DVD Review: The Wife

STUDIO: Sony | DIRECTOR: Björn Runge | CAST: Glenn Close, Jonathan Pryce, Max Irons, Christian Slater, Harry Lloyd, Annie Starke
RELEASE DATE: Feb. 19, 2019 | PRICE: DVD $14.96, Blu-ray $22.99
SPECS: R | 99 min. | Genre | 2.35:1 widescreen | stereo

RATINGS (out of 5 dishes): Movie  | Audio  | Video  | Overall

Based on a popular 2004 novel by Meg Wolitzer, The Wife—the first American feature from Sweden’s Bjorn Runge (Happy End)—gives Glenn Close (Albert Knobbs) an opportunity to shine, and she seizes the day (in a subtle way).

Close plays Joan Castleman, the wife of a Joe Castleman (Jonathan Pryce, Brazil), a noted author who has won 1992’s  Nobel Prize for literature. Along with their son (Max Irons, Woman in Gold), an aspiring writer, it’s off to Stockholm they go where Joe will receive his award.

But it’s in Sweden where things go awry, as the audience learns that the long-suffering Joan played a key role in her husband’s success—a role that has been kept a secret for years. Also making the trip overseas is a writer (Christian Slater, TV’s Mr. Robot) in hot pursuit to talk to Joan about the couple’s relationship for a biography of her husband he’s determined to write.

While The Wife, adapted by Jane Anderson (Olive Kitteridge), has its share of overly dramatic moments, especially in its final third, Close’s performance as the put-upon, tight-lipped lead character is a delicate dazzler. Steeped in resentment and jealousy, Close plays her emotional cards close to her chest, at least until she lets her jangled emotions toward her husband reveal themselves on a not-so happy trip for what is supposed to be a celebratory occasion. Perfectly complementing Close in a showier role is Pryce as the husband living a lie, and having a good time at it, seducing other women and showing his darker side to his family as he’s about to be feted.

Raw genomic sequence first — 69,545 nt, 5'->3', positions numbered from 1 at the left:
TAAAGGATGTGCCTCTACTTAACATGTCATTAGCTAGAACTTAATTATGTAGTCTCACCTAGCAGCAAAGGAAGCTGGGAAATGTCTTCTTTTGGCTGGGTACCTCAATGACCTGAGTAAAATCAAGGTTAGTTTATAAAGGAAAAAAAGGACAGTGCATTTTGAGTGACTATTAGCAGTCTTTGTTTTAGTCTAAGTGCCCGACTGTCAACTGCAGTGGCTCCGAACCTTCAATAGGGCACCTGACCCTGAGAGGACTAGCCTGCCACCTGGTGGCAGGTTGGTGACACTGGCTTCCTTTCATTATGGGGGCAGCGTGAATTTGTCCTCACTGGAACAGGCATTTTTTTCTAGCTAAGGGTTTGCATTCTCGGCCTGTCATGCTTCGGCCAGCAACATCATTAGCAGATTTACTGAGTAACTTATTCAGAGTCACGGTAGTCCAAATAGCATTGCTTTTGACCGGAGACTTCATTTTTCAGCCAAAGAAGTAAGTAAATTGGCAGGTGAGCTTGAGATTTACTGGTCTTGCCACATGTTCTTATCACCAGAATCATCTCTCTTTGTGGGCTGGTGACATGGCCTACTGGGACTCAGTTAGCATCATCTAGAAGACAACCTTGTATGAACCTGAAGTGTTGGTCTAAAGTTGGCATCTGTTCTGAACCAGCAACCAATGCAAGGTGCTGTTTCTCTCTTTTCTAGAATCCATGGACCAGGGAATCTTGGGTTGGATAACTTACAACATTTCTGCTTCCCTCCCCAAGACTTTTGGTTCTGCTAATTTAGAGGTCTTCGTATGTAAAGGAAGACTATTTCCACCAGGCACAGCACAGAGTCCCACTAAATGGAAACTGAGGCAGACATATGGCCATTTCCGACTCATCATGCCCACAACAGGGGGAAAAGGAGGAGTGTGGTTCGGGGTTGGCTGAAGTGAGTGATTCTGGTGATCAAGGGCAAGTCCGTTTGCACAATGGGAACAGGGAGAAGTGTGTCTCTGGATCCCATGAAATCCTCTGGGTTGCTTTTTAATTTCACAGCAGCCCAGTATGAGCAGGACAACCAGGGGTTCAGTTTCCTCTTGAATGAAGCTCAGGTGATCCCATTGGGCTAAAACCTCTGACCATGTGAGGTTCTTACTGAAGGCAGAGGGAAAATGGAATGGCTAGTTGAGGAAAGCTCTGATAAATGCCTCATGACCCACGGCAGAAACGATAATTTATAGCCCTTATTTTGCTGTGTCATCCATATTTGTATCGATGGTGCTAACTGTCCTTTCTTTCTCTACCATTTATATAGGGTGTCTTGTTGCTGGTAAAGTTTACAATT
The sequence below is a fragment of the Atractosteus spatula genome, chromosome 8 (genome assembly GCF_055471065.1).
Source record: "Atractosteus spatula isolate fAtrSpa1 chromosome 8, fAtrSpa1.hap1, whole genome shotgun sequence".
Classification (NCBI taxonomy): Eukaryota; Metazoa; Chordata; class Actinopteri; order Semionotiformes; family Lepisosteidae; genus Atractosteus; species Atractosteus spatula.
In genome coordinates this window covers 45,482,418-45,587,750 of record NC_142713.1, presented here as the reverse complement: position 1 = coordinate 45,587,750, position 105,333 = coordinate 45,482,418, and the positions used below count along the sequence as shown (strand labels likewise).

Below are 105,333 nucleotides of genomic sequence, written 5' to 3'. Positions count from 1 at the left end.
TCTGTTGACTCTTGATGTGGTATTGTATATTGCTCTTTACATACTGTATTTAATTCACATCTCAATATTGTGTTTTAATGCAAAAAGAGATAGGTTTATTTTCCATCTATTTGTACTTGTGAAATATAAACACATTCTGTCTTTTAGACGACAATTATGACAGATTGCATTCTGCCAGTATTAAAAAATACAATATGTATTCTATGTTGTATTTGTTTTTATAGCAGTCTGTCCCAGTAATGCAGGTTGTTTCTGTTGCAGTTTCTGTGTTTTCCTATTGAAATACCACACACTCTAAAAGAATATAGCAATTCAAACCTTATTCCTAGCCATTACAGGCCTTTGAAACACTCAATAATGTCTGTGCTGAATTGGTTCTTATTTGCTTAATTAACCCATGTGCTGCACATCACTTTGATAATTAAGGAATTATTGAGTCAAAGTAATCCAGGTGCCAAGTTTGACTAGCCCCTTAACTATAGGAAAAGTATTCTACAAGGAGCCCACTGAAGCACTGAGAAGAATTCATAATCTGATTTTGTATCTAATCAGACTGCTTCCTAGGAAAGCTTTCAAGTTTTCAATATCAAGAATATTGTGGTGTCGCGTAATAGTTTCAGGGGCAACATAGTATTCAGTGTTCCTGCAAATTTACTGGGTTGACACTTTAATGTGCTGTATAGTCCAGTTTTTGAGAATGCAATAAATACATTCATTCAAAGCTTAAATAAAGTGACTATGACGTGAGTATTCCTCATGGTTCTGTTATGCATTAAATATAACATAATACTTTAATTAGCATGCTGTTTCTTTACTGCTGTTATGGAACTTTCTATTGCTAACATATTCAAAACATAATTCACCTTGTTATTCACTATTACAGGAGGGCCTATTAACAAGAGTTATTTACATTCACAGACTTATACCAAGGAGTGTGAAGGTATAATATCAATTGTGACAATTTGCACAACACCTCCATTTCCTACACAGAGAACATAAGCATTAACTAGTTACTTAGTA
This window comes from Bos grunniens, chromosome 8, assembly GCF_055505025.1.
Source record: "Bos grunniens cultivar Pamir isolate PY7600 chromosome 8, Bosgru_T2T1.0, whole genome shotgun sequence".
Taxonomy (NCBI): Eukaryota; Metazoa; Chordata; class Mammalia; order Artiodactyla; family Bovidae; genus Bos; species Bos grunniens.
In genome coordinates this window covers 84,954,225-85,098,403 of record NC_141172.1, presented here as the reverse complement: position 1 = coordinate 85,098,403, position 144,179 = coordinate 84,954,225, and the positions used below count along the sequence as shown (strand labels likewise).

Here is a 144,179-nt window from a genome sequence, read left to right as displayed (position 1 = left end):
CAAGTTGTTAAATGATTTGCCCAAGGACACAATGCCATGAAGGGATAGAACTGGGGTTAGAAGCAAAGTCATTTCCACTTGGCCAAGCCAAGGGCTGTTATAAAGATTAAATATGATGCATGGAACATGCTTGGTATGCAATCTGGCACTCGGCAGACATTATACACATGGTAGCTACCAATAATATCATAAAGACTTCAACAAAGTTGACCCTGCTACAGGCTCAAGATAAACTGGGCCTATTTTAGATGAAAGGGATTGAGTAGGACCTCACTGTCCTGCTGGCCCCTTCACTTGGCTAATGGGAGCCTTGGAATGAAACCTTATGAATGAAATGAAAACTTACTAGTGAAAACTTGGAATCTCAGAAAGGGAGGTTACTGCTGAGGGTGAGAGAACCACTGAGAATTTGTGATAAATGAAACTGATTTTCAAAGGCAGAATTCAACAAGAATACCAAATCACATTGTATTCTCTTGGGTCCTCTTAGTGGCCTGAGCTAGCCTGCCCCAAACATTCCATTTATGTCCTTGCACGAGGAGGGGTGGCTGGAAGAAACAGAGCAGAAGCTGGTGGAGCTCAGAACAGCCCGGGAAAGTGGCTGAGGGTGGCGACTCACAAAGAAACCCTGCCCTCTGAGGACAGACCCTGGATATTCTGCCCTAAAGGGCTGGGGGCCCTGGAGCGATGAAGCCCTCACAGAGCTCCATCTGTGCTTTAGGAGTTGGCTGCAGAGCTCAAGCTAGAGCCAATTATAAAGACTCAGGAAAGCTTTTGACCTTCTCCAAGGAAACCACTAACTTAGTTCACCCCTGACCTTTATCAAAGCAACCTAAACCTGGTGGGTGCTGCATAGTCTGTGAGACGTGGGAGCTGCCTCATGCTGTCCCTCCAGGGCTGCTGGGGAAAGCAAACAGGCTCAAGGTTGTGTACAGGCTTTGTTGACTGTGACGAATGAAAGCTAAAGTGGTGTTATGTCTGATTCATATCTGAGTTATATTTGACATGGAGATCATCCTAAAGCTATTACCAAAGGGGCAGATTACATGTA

Early Oscar talk had Close as a shoo-in for an Academy Award nod and a favorite to take the Best Actress prize after six times without a win. However, The Wife’s late summer sendoff topped off at $8 million in box-office returns in a limited release, and her chances to take home the gold now seem a longshot.  It would be a shame and, considering The Wife’s plot, an incredible irony: She turns in a tour-de-force performance, relying on glances, body movement and other restrained maneuvers to create a memorable character.  This is clearly one of the trickiest, most powerful efforts in her notable career.

Buy or Rent The Wife

About Irv

Irv Slifkin has been reviewing movies since before he got kicked off of his high school radio station for panning The Towering Inferno in 1974. He has written the books VideoHound’s Groovy Movies: Far-Out Films of the Psychedelic Era and Filmadelphia: A Celebration of a City’s Movies, and has contributed film reportage and reviews to such outlets as Entertainment Weekly, The Hollywood Reporter, Video Business magazine and National Public Radio.